•  Apprise others and depart with dignity. Your supervisor or HR may wish to send out an official notice about your parting to various stakeholders. Let them know what details you’re comfortable disclosing at your meetings. And advise them you intend to do the same; in fact, come equipped with a draft or several of them for review. Use business etiquette in these interactions and communications. Provide your colleagues with your personal contact information, and ensure you have the same from them. Stay in touch with some at least once or twice a year to keep these relationships alive.   

Recap: You’re on your way out, so execute your own exit strategy. Give advance and appropriate notice. Resign in writing and submit in person. Thank all for the opportunity of working at the company. Demonstrate that in the way you tie up loose ends, leave instructions, provide contact information, and express willingness to respond to job-related inquiries. Work with HR on summing up your situation, communicating your departure, and receiving information about your insurance, 401(k), pension, and portable benefits. Ask coworkers for contact information and stay in touch. Do NOT take anything that belongs to the organization, including intellectual property, or violate agreements.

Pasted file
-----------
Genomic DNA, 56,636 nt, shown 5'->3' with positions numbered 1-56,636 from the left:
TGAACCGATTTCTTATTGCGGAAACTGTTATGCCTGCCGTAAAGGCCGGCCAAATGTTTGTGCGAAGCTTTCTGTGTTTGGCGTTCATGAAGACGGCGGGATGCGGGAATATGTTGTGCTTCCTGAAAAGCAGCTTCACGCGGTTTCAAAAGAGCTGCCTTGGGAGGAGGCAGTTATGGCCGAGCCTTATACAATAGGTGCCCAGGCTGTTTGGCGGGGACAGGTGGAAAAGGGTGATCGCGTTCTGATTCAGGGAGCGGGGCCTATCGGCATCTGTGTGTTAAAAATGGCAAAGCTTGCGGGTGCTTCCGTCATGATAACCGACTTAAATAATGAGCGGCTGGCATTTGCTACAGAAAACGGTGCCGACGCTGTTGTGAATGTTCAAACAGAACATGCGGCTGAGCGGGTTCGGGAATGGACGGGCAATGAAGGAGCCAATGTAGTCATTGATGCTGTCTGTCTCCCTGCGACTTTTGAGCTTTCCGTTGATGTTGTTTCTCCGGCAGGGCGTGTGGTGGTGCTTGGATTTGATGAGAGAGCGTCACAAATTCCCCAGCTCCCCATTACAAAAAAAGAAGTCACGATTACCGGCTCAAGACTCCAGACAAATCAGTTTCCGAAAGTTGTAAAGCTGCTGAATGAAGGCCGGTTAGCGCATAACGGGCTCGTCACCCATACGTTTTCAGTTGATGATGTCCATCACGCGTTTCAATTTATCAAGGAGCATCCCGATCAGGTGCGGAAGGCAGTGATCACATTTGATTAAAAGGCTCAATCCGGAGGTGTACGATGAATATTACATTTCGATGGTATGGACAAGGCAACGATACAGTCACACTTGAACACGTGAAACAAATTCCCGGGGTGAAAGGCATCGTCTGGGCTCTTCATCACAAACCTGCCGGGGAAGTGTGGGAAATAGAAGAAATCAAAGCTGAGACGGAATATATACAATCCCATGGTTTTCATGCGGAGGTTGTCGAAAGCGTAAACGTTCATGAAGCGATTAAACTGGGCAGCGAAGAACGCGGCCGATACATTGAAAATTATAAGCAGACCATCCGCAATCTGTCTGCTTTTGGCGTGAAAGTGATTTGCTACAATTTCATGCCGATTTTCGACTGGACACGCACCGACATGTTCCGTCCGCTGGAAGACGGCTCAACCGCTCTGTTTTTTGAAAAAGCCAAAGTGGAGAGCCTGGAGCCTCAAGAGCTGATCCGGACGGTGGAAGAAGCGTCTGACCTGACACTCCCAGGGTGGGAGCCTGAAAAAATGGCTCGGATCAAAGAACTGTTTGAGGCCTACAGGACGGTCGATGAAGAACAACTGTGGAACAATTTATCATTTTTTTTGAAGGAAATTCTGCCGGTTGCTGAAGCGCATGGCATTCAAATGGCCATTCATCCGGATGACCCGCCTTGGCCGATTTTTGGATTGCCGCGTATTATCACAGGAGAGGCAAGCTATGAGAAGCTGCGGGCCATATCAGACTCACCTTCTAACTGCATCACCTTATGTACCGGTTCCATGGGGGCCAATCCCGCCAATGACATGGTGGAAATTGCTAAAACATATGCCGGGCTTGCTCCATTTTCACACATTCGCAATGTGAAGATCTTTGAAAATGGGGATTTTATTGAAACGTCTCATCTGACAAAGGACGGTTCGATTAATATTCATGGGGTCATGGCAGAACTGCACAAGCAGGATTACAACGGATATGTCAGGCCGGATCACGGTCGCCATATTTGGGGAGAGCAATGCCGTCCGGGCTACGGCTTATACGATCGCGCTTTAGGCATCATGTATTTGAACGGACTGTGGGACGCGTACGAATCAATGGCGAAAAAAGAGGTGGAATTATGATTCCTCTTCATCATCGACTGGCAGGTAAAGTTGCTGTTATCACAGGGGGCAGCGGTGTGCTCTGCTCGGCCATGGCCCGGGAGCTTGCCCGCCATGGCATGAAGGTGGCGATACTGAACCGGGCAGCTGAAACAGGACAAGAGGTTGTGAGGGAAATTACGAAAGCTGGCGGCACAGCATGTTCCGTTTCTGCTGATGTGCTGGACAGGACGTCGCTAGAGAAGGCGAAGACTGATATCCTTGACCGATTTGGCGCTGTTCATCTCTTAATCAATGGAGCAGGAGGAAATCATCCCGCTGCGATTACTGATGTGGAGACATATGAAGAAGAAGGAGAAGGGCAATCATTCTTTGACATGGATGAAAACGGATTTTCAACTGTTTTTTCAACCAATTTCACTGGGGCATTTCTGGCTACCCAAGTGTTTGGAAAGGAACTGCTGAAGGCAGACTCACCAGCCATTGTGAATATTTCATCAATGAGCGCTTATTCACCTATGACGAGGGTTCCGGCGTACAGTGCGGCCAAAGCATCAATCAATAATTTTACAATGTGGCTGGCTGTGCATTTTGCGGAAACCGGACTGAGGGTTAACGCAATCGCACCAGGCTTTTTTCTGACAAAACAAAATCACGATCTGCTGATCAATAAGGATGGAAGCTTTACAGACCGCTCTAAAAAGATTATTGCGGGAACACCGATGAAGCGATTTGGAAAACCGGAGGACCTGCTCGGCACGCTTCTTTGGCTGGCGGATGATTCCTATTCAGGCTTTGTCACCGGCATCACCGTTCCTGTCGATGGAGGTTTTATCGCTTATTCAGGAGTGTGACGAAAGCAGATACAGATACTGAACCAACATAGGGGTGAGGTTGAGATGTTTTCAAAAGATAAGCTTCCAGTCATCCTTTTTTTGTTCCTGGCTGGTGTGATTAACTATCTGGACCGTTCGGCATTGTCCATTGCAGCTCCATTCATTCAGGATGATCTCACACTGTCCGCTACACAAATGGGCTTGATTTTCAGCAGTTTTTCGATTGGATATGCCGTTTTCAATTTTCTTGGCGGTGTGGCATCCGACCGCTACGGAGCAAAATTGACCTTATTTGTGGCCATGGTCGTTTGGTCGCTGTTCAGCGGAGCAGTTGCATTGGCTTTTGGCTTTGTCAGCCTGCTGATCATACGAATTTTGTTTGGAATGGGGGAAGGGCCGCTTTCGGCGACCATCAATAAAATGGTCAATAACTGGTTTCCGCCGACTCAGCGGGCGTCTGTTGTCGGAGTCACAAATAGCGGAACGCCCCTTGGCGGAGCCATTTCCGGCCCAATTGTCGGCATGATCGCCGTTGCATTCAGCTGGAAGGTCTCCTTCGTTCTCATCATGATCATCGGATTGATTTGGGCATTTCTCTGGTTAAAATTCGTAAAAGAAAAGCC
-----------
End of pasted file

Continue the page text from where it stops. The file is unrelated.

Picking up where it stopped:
Uh Oh! What if You Started a Job and It’s Not Working Out? 

 This happens too! You’re unhappy. Keep a level head. What you’re feeling may be a function of newness. Making a job change is not easy. It’s a transition. Factor this into your thoughts and give yourself some time to work this through.